• Symptoms of Gastroesophageal Reflux Disease (GERD)

    Regular heartburn is the main symptom of GERD. Heartburn is a feeling of burning behind the breastbone. It can occur at anytime, but is often aggravated by overeating or lying down after a big meal. Many also have regurgitation, a feeling of food and fluid moving back up the throat or into the mouth.
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    The fluids from the stomach can cause:
    • Sour or bitter taste in the back of mouth or throat
    • Feeling of a lump in the throat
    • Burping
    • Bloating
    • Bad breath
    The regular reflux of stomach acid can cause irritation of the tissue and other structures of the throat. This irritation can lead to other symptoms, such as:
    • Sore throat
    • Chronic laryngitis
    • Chronic cough
    • Wheezing or trouble breathing
    • Excessive clearing of throat
    Infants with GERD may also have recurrent vomiting. This can affect their ability to get proper nutrition and slow growth and development.
    Long-term complications of GERD may include:
    • Inflammation of the esphagus—esophagitis
    • Bleeding and ulcers in the esophagus
    • Narrowing of the esophagus—esophageal stricture
    • Dental problems, which may occur because of the effect of stomach acid on tooth enamel
    • Asthma attacks
    • During sleep, acid refluxes from the stomach into the throat, then drains into the lungs—aspiration pneumonia
    • A precancerous condition that can lead to esophageal cancer— Barrett’s esophagus
    • Esophageal cancer
    The muscles of the esophagus can tighten or spasm. This can cause pain that radiates through the chest and back, similar to how a heart attack may feel. Do not assume that chest pain is an esophageal spasm.
    If you have chest pains or other symptoms of a possible heart attack, call for emergency medical services right away.
    • Squeezing or chest pressure
    • Pain in the left shoulder, left arm, or jaw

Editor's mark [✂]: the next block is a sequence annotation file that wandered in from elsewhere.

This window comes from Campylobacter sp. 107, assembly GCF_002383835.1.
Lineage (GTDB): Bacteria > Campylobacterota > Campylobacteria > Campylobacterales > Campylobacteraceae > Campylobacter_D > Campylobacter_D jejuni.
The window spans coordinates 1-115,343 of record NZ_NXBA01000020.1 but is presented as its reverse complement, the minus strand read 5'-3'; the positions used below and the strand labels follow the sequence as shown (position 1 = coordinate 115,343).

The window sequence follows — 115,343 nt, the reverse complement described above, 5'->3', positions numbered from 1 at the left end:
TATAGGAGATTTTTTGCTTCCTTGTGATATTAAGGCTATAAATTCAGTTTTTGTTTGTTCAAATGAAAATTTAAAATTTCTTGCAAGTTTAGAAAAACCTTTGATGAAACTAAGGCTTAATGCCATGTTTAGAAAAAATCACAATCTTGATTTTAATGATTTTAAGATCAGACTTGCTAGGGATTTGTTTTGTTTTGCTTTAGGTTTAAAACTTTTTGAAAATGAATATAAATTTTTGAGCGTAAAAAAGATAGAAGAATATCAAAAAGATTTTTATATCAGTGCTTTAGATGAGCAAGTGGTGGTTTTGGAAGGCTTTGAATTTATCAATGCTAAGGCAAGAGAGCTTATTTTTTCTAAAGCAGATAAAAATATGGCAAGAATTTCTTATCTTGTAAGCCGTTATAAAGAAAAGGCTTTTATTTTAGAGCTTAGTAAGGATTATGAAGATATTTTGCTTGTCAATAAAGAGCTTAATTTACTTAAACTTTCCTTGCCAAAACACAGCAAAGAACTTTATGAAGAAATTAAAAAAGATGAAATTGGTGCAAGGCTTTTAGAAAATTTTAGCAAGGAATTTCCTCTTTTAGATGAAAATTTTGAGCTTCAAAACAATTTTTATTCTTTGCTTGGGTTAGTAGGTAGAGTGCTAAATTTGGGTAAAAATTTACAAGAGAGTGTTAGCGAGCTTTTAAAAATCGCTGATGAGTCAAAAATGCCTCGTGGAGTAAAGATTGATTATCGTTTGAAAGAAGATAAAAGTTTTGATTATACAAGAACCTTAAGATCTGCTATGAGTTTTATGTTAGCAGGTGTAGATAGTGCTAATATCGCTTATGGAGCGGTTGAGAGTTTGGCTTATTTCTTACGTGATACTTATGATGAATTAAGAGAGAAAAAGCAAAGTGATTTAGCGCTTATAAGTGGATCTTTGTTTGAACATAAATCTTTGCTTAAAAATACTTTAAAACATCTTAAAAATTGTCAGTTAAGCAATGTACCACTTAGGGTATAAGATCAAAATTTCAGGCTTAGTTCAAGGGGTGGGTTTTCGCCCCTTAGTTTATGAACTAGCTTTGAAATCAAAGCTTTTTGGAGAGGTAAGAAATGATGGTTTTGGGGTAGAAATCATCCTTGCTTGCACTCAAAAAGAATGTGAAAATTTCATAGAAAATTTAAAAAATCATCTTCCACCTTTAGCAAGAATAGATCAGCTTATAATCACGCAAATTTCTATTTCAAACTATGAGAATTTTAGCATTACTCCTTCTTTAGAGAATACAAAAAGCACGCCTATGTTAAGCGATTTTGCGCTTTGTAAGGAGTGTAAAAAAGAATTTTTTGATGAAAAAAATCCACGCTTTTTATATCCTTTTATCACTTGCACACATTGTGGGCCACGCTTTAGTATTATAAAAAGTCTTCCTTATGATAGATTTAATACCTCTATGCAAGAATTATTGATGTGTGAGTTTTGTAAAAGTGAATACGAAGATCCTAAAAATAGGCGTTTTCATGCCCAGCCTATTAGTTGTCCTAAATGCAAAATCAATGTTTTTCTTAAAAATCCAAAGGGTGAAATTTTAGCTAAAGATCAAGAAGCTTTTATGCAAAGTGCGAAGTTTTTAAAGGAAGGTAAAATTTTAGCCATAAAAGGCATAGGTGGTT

• Trouble breathing
    • Sweating, clammy skin
    • Nausea
    • Weakness
    • Lightheadedness
    • Pain that starts during activity or stress
    • Feeling of impending doom


    Gastroesophageal reflux disease (GERD). EBSCO DynaMed website. Available at: http://www.ebscohost.com/dynamed. Updated February 19, 2015. Accessed February 27, 2015.

    Gastroesophageal reflux disease (GERD). The Merck Manual Professional Edition. Available at: http://www.merckmanuals.com/professional/gastrointestinal%5Fdisorders/esophageal%5Fand%5Fswallowing%5Fdisorders/gastroesophageal%5Freflux%5Fdisease%5Fgerd.html. Updated May 2014. Accessed February 27, 2015.

    Katz PO, Gerson LB, et al. Guidelines for the diagnosis and management of gastroesophageal reflux disease. Am J Gastroenterol. 2013;108(3):302-328.

    Mitre MC, Katzka DA. Pathophysiology of GERD: Lower esophageal sphincter defects. GERD in the 21st Century, Series 5. Practical Gastro website. Available at: http://www.practicalgastro.com/pdf/May04/MitreArticle.pdf. Published May 2004. Accessed February 27, 2015.

    Symptoms and causes of gastroesophageal reflux (GER) and gastroesophageal reflux disease (GERD). National Institute of Diabetes and Digestive and Kidney Diseases website. Available at: http://www.niddk.nih.gov/health-information/health-topics/digestive-diseases/ger-and-gerd-in-adults/Pages/symptoms-causes.aspx. Accessed February 27, 2015.

    Understanding heartburn and reflux disease. American Gastroenterological Association website. Available at: http://www.gastro.org/patient-center/digestive-conditions/heartburn-gerd. Accessed February 27, 2015.

    Warning signs of a heart attack. American Heart Association website. Available at: http://www.heart.org/HEARTORG/Conditions/HeartAttack/WarningSignsofaHeartAttack/Warning-Signs-of-a-Heart-Attack%5FUCM%5F002039%5FArticle.jsp. Updated May 31, 2014. Accessed February 27, 2015.

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